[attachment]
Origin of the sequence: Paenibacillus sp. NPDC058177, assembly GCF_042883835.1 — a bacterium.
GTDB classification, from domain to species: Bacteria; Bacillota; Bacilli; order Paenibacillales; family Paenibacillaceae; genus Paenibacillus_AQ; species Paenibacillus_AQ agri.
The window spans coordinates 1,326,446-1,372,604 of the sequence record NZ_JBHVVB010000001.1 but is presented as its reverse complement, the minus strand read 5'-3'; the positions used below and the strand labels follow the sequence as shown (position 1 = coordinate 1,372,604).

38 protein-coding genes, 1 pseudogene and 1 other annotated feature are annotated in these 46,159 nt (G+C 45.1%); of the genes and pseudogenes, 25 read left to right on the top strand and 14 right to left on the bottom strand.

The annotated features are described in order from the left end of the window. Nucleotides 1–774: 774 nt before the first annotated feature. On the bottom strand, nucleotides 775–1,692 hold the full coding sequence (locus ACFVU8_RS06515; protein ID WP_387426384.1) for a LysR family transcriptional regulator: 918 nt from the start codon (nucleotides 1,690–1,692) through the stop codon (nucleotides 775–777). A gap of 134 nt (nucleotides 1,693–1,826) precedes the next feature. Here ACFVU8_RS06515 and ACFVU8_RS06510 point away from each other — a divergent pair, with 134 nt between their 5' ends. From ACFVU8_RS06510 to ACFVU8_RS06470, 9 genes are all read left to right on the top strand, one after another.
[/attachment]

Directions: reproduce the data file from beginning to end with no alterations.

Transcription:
Origin of the sequence: Paenibacillus sp. NPDC058177, assembly GCF_042883835.1 — a bacterium.
GTDB classification, from domain to species: Bacteria; Bacillota; Bacilli; order Paenibacillales; family Paenibacillaceae; genus Paenibacillus_AQ; species Paenibacillus_AQ agri.
The window spans coordinates 1,326,446-1,372,604 of the sequence record NZ_JBHVVB010000001.1 but is presented as its reverse complement, the minus strand read 5'-3'; the positions used below and the strand labels follow the sequence as shown (position 1 = coordinate 1,372,604).

38 protein-coding genes, 1 pseudogene and 1 other annotated feature are annotated in these 46,159 nt (G+C 45.1%); of the genes and pseudogenes, 25 read left to right on the top strand and 14 right to left on the bottom strand.

The annotated features are described in order from the left end of the window. Nucleotides 1–774: 774 nt before the first annotated feature. On the bottom strand, nucleotides 775–1,692 hold the full coding sequence (locus ACFVU8_RS06515; protein ID WP_387426384.1) for a LysR family transcriptional regulator: 918 nt from the start codon (nucleotides 1,690–1,692) through the stop codon (nucleotides 775–777). A gap of 134 nt (nucleotides 1,693–1,826) precedes the next feature. Here ACFVU8_RS06515 and ACFVU8_RS06510 point away from each other — a divergent pair, with 134 nt between their 5' ends. From ACFVU8_RS06510 to ACFVU8_RS06470, 9 genes are all read left to right on the top strand, one after another.